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The dissimilarity of species interaction networks

Authors

  • Timothée Poisot,

    Corresponding author
    1. Département de biologie, Chimie et Géographie, Université du Québec à Rimouski, Rimouski, QC, Canada
    2. Québec Centre for Biodiversity Sciences, Montréal, QC, Canada
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  • Elsa Canard,

    1. Institut des Sciences de l'Évolution, UMR CNRS-UM2 5554, Université Montpellier 2, Montpellier CEDEX 05, France
    2. Centre de coopération internationale en recherche agronomique pour le développement – PRAM, Martinique, France
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  • David Mouillot,

    1. Écologie des Systèmes Marins Côtiers, UMR 5119, Université Montpellier 2, Montpellier, France
    2. ARC Centre of Excellence for Coral Reef Studies, James Cook University, Townsville, Australia
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  • Nicolas Mouquet,

    1. Institut des Sciences de l'Évolution, UMR CNRS-UM2 5554, Université Montpellier 2, Montpellier CEDEX 05, France
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  • Dominique Gravel

    1. Département de biologie, Chimie et Géographie, Université du Québec à Rimouski, Rimouski, QC, Canada
    2. Québec Centre for Biodiversity Sciences, Montréal, QC, Canada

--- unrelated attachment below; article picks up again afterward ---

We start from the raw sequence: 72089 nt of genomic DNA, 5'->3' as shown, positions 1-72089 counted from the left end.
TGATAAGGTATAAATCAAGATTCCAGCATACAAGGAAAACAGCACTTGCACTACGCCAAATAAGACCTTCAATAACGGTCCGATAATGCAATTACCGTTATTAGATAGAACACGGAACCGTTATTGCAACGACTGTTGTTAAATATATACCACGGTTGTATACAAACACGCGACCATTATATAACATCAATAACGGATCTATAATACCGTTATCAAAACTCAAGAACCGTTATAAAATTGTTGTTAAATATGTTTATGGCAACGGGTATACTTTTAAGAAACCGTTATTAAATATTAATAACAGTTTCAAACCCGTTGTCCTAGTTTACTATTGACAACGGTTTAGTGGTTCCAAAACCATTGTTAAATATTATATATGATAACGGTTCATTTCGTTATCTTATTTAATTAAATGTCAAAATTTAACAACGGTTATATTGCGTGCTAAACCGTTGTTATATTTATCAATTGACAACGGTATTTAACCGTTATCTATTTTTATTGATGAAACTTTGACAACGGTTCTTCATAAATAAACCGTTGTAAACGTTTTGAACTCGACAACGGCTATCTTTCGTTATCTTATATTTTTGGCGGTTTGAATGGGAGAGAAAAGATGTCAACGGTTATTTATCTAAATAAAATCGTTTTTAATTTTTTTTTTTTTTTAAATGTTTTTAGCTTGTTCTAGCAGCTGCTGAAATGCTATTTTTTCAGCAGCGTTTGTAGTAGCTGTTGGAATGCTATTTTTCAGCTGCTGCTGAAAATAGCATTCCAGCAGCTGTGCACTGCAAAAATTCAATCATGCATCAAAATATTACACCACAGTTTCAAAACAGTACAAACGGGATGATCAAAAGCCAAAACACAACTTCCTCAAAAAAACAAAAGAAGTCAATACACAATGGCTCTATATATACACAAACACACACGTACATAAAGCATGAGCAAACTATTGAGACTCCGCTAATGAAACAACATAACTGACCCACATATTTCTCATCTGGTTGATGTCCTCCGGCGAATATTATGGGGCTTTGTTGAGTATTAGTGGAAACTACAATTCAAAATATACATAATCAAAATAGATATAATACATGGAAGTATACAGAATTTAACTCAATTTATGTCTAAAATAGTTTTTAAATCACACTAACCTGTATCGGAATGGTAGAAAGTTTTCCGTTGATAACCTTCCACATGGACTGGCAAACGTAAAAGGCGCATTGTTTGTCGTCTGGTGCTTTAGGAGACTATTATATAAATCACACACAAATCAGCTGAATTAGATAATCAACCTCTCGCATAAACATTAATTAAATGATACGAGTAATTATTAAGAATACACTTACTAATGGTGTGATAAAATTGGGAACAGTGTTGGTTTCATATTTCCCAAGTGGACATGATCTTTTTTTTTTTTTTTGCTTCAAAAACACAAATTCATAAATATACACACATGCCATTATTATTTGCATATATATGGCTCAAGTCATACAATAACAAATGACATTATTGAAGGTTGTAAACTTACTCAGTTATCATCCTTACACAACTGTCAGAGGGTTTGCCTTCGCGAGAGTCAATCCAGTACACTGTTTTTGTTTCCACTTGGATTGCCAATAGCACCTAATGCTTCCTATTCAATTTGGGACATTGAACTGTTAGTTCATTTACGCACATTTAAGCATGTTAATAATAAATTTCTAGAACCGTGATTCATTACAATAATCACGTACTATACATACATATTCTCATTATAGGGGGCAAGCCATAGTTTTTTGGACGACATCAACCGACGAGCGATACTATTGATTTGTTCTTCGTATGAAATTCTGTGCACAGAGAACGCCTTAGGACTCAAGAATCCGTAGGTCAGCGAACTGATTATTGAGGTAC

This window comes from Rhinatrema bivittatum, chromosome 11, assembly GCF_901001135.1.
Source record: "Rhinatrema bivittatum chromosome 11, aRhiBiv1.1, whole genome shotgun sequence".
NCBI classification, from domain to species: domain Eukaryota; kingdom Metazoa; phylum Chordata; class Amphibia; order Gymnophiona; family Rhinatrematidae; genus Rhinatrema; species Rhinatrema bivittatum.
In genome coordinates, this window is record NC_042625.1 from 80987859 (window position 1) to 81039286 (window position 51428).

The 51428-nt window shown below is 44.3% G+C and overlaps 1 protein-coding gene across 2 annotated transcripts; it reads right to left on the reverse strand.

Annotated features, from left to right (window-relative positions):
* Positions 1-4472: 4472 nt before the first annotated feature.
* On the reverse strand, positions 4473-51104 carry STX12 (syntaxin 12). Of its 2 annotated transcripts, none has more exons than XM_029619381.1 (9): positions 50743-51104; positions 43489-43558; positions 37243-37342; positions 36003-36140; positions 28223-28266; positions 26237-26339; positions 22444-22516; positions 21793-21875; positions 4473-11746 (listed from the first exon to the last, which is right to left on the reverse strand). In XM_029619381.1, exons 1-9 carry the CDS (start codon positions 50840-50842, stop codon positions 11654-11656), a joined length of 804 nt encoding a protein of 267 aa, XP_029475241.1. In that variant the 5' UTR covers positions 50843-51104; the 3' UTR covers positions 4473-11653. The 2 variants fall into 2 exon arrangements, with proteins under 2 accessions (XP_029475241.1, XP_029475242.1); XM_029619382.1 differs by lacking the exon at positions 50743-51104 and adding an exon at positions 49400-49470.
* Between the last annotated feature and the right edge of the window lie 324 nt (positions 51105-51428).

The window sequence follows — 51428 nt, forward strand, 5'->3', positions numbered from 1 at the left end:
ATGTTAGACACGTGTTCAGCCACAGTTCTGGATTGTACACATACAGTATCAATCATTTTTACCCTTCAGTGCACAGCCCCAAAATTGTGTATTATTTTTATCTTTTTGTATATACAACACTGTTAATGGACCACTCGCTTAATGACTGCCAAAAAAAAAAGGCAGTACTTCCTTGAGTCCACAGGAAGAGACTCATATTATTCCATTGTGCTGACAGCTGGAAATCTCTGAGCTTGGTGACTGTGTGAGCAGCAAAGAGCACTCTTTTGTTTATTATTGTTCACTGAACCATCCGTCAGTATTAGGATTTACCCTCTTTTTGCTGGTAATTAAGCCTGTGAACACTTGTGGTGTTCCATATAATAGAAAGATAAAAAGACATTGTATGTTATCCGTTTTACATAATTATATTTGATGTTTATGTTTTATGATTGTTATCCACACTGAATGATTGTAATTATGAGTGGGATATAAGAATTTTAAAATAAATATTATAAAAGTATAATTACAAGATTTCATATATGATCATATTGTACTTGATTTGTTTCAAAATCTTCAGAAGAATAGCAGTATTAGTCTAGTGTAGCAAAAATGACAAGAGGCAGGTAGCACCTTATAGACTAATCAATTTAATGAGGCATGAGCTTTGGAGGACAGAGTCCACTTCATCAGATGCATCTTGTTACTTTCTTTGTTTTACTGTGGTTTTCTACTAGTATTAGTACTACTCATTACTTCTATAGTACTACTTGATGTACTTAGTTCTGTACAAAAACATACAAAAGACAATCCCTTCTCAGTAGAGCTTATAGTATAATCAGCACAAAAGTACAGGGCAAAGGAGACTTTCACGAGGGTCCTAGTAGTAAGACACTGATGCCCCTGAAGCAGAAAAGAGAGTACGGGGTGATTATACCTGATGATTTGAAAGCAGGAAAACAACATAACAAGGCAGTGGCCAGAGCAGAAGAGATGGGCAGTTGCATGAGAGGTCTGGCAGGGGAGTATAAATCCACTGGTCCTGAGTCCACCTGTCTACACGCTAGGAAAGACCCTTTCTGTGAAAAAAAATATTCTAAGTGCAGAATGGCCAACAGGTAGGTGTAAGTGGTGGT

3. Institut des Sciences de l'Évolution, UMR CNRS-UM2 5554, Université Montpellier 2, Montpellier CEDEX 05, France
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Abstract

In a context of global changes, and amidst the perpetual modification of community structure undergone by most natural ecosystems, it is more important than ever to understand how species interactions vary through space and time. The integration of biogeography and network theory will yield important results and further our understanding of species interactions. It has, however, been hampered so far by the difficulty to quantify variation among interaction networks. Here, we propose a general framework to study the dissimilarity of species interaction networks over time, space or environments, allowing both the use of quantitative and qualitative data. We decompose network dissimilarity into interactions and species turnover components, so that it is immediately comparable to common measures of β-diversity. We emphasise that scaling up β-diversity of community composition to the β-diversity of interactions requires only a small methodological step, which we foresee will help empiricists adopt this method. We illustrate the framework with a large dataset of hosts and parasites interactions and highlight other possible usages. We discuss a research agenda towards a biogeographical theory of species interactions.

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